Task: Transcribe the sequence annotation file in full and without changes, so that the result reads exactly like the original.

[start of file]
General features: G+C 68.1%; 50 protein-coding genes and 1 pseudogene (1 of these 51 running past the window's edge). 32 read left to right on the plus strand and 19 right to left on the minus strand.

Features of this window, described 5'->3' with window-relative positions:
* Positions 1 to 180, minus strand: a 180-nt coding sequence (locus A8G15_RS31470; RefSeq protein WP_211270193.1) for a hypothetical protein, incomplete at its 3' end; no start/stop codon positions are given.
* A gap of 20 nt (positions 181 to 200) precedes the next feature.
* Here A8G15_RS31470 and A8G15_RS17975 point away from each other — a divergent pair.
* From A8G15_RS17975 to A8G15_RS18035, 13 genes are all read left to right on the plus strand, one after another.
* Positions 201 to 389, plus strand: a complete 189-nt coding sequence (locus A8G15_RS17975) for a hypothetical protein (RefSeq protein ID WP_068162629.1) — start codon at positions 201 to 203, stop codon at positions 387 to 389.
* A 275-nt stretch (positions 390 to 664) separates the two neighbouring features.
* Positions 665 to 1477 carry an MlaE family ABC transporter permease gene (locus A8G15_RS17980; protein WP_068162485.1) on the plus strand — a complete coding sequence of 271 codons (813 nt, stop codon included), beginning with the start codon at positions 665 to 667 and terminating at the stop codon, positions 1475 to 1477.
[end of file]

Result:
General features: G+C 68.1%; 50 protein-coding genes and 1 pseudogene (1 of these 51 running past the window's edge). 32 read left to right on the plus strand and 19 right to left on the minus strand.

Features of this window, described 5'->3' with window-relative positions:
* Positions 1 to 180, minus strand: a 180-nt coding sequence (locus A8G15_RS31470; RefSeq protein WP_211270193.1) for a hypothetical protein, incomplete at its 3' end; no start/stop codon positions are given.
* A gap of 20 nt (positions 181 to 200) precedes the next feature.
* Here A8G15_RS31470 and A8G15_RS17975 point away from each other — a divergent pair.
* From A8G15_RS17975 to A8G15_RS18035, 13 genes are all read left to right on the plus strand, one after another.
* Positions 201 to 389, plus strand: a complete 189-nt coding sequence (locus A8G15_RS17975) for a hypothetical protein (RefSeq protein ID WP_068162629.1) — start codon at positions 201 to 203, stop codon at positions 387 to 389.
* A 275-nt stretch (positions 390 to 664) separates the two neighbouring features.
* Positions 665 to 1477 carry an MlaE family ABC transporter permease gene (locus A8G15_RS17980; protein WP_068162485.1) on the plus strand — a complete coding sequence of 271 codons (813 nt, stop codon included), beginning with the start codon at positions 665 to 667 and terminating at the stop codon, positions 1475 to 1477.